Referring now to FIG. 7, all queries run by a searcher are stored, each query including the keywords, keyword groups, and corresponding weights. These past queries are accessible in a ‘Search History’ window 70. The searcher can select a given query, iconically represented as seen at 71, to see the date or time of the query, and the query keywords and weights that are stored. If the searcher formed the query with the refinement process, then the number of files ranked is shown with a star.

Queries run against a common set of sources in a single session are grouped together and may be given a project name such as “White Paper” 73. A project is thus a collection of one or more search queries applied to particular data sources. The user is able to customize the name project that appears in window 70, and is also able to provide a description to accompany the project name. In addition, the project may be marked to be shared with other users, allowing searchers to work collaboratively on the project and benefit from the work of other searchers.

When working with a project in the history, the searcher is able to delete a query using a control 72, or the searcher may re-run a query from the history using a control 74, or modify a query by clicking on individual keyword groups presented in the history, and then re-run it.

Referring now to FIG. 8, the selection of data sources can be explained. A data source (identified herein as a “source”) is a collection of related documents available for searching by the searcher. Documents themselves can be organized and structured in various ways. For example, patents are organized by title, abstract, claims and description. Other documents have a title, summary, text, conclusion, and other components. The present invention allows the searcher to select the sources for a search in a settings window 80. Sources for a search are selected using controls such checkboxes 82, which designate the sources to be searched by the queries the searcher creates.

Settings window 80 further permits the searcher to direct the keyword search to identified sections within the documents from each source. Specifically, the search specifies the importance of each document section, using controls 84 specific to each source. These controls can take any form, as is the case with the importance controls for keywords discussed above, but in the illustrated embodiment the controls are in the form of a slider bar adjustable between a far left setting in which the specific section is omitted from the keyword search, and a far right setting in which the specific location is critical to the keyword search and thus the keywords must be included in that section for a document to be reported as a result. As an example of the use of these controls, the searcher may only want to search within the abstract or title of documents, and these controls allow the searcher to define section(s) of the document that are important or critical to the search.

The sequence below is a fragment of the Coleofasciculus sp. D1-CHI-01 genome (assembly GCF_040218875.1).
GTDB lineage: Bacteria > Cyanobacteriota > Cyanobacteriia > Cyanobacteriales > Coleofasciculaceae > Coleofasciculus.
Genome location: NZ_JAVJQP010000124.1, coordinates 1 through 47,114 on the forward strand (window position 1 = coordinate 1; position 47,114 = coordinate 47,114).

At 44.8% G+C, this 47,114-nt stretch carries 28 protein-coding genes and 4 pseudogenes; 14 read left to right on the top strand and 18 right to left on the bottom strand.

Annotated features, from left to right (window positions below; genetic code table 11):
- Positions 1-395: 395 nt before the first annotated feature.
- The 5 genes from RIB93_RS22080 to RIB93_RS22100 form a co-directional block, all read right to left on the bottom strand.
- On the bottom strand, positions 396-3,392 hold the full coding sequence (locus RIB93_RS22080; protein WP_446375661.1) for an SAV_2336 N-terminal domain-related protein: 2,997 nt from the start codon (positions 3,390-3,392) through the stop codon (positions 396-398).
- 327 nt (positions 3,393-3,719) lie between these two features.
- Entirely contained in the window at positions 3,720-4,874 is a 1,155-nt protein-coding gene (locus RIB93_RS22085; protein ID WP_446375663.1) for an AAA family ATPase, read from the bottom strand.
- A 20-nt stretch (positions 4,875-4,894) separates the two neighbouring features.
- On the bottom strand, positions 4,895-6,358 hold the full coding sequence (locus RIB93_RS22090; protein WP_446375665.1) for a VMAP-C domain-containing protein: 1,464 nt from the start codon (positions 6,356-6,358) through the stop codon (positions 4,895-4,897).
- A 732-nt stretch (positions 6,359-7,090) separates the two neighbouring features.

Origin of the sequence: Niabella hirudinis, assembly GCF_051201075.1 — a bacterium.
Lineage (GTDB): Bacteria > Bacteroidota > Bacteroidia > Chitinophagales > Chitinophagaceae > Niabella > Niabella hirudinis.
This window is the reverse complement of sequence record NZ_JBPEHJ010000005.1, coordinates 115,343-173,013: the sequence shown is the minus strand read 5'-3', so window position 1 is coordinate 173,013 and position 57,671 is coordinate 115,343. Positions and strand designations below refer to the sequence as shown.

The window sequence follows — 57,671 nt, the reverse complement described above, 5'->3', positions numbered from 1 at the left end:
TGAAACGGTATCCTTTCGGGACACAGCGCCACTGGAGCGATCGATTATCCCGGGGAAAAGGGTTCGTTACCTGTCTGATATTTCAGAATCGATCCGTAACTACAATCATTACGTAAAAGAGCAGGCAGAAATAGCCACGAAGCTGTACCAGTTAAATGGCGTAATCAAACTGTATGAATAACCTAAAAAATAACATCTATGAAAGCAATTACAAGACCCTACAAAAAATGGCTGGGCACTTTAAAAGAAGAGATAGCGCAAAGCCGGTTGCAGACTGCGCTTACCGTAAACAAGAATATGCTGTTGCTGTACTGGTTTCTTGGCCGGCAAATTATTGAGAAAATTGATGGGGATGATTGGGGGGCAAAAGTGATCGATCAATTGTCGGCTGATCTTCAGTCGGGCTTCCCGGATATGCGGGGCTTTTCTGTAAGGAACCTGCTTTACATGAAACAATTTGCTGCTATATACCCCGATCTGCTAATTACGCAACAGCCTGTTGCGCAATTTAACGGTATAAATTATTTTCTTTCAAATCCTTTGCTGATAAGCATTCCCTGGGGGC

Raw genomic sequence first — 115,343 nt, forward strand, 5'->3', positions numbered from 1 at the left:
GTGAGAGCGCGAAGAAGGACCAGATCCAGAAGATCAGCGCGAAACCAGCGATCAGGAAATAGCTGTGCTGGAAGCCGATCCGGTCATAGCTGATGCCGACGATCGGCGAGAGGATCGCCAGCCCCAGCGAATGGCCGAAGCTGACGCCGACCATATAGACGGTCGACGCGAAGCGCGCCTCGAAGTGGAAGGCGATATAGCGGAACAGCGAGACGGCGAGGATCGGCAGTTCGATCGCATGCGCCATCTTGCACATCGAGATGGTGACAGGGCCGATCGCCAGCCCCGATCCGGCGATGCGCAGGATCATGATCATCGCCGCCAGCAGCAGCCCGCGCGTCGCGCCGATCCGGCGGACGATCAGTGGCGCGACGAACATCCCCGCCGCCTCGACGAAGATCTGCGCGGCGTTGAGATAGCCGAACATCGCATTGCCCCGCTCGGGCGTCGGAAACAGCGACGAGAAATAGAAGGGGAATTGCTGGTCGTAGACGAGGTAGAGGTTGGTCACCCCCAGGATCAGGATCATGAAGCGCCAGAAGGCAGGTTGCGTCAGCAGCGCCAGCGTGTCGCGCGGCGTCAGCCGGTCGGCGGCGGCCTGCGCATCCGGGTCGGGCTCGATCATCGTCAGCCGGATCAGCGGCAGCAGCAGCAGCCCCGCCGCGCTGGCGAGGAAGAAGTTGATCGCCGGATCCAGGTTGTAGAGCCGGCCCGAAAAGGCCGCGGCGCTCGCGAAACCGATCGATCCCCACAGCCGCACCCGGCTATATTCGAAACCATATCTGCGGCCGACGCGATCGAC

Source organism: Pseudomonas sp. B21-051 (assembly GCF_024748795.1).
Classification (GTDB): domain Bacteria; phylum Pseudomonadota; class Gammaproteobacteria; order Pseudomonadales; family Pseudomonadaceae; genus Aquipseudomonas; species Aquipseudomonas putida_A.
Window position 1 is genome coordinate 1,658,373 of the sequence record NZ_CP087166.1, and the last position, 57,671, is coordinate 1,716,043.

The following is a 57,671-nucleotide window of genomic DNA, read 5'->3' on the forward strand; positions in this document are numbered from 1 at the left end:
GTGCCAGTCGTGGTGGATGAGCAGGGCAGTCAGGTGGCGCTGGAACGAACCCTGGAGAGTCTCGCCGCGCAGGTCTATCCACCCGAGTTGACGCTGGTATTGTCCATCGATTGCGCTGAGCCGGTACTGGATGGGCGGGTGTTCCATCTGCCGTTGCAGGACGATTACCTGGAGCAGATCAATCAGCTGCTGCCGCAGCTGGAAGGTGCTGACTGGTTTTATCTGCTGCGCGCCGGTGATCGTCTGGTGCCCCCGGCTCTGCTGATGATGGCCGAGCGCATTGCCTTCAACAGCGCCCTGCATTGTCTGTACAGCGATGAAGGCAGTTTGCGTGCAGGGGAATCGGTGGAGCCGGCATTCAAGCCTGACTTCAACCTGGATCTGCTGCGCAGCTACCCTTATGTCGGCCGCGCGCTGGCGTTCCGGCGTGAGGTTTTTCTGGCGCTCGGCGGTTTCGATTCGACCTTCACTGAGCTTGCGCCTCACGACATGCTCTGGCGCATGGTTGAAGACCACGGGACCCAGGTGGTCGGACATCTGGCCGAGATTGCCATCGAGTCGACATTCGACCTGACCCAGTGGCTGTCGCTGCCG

It will be appreciated that a novel and inventive search method, and novel applications therefor, have been described here. Applicant does not intend by this description and the details thereof to limit the scope of the invention being sought to be protected, but rather, that protection is to be defined by reference to the following claims. For example, the specific disclosure herein shows a visual method for specifying relative importance settings for keywords, but the claims are not so limited; relative importance settings may be specified programmatically to the search method, and the method may be implemented by an application service that does not visually present the relative importance settings.

Claims (27)

What is claimed is:
1. A method of forming a keyword based search query, comprising:
receiving a plurality of search keywords that comprise the query from a searcher, each search keyword representing a keyword group;
for each keyword group, visually presenting a user interface in response to a selection of the keyword group, the user interface including:
a list of a plurality of purpose-related keywords belonging to the keyword group,